This season Wilcox is looking to work as hard in Boston as he did back in Whiteville. After suffering a shoulder injury, he is looking to turn around a slow start. He is averaging just 2.4 rebounds per game -- the least since his rookie year -- and a career-low 1.4 points per game off the Celtics bench.

But the big man who learned to drive on his uncles tractor is driven to succeed. He returns to his hometown every summer, remembers where he came from, and tells himself to keep going further.

It showed me what Ive been through and that nothing is ever given to you, Wilcox said. When times get rough, I just look back.

UConn falls to Central Florida, 24-16


UConn falls to Central Florida, 24-16

EAST HARTFORD, Conn. -McKenzie Milton threw for a season-high 317 yards and three touchdowns to lead Central Florida to a 24-16 win over UConn.

The freshman completed 29 of 45 passes and the Knights (4-3, 2-1 American) moved over the .500 mark by scoring 17 unanswered points and holding the Huskies (3-5, 1-4) scoreless in the second half.

Arkeel Newsome ran 21 times for 101 yards and Noel Thomas had his fifth straight 100-yard receiving game for UConn, catching nine passes for 165 yards.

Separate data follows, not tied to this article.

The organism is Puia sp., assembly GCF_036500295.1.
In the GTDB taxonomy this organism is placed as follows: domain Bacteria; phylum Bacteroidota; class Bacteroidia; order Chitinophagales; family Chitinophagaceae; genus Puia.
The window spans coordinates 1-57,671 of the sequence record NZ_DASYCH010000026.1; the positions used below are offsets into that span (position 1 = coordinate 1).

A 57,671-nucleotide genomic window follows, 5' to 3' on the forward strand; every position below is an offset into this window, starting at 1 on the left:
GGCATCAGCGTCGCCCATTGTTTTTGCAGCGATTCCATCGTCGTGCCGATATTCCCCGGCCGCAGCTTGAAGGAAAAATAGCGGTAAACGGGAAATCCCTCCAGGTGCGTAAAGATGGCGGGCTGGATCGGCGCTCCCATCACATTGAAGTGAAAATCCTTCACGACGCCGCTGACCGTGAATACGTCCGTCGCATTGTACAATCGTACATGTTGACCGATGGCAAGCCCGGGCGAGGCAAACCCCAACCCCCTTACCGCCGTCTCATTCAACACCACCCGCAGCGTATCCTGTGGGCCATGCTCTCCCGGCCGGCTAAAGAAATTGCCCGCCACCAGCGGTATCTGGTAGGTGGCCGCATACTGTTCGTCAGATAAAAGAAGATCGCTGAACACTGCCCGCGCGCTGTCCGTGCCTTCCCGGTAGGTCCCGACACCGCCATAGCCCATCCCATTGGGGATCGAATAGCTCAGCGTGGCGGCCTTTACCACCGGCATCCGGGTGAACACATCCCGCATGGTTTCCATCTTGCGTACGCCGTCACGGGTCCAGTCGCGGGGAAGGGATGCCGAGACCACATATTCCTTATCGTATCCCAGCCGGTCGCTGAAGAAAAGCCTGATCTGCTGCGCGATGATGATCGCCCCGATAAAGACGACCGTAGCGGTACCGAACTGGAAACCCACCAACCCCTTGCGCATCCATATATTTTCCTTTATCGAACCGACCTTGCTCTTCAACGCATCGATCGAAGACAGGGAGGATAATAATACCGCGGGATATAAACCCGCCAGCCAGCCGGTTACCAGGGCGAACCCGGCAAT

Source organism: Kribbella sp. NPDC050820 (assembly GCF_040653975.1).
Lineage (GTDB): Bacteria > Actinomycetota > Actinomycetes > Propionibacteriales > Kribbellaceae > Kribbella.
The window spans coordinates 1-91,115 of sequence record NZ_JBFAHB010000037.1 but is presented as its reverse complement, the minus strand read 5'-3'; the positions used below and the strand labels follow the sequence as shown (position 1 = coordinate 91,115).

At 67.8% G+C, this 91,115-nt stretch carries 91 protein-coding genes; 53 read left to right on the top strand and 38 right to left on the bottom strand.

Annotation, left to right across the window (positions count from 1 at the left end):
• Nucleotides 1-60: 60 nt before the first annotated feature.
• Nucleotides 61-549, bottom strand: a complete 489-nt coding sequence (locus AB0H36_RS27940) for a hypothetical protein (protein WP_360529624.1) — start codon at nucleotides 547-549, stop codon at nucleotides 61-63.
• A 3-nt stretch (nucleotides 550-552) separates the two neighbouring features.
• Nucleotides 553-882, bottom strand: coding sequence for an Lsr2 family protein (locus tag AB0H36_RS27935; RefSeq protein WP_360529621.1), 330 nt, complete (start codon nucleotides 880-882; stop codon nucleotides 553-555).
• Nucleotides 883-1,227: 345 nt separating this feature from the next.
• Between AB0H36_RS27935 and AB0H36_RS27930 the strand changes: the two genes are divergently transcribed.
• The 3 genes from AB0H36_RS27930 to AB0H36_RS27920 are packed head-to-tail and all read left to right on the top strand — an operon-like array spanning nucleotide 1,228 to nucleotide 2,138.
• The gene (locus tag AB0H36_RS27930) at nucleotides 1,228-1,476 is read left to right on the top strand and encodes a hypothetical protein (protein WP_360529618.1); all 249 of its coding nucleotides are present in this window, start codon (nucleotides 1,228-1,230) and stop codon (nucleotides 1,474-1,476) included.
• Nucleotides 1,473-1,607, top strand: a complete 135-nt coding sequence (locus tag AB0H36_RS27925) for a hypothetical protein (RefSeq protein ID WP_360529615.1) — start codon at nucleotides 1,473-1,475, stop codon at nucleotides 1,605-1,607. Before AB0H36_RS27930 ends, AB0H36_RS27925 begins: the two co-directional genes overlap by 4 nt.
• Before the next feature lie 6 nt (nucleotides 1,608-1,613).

But Thomas dropped a pass in the end zone on a third down with just over 3 minutes remaining, and quarterback Bryant Shirreffs came up short on a fourth-down scramble.

The Huskies got the ball back near midfield with just over 2 minutes left and drove to the 21, but failed to convert a fourth-down pass.

The Knights took the lead on the first drive of the second half, when Milton hit running back Adrian Killins over the middle for a 39-yard touchdown. It was the third consecutive drive of more than 70 yards for UCF.

A career-long 50-yard field goal by Matthew Wright early in the fourth quarter pushed the lead to eight points.

UConn scored the game's first 13 points, capped by a 3-yard touchdown run from Newsome.

The Huskies final points came on a 35-yard Puyol field goal, one of three he kicked in the first half.

The lead was the first at halftime this season for the Huskies.


UCF: The Knights have apparently found their quarterback in the freshman Milton, who started again over senior Justin Holman. It was Milton's fourth start this season. His 317 yards passing were the most since Holman threw for 336 yards against Temple in 2014.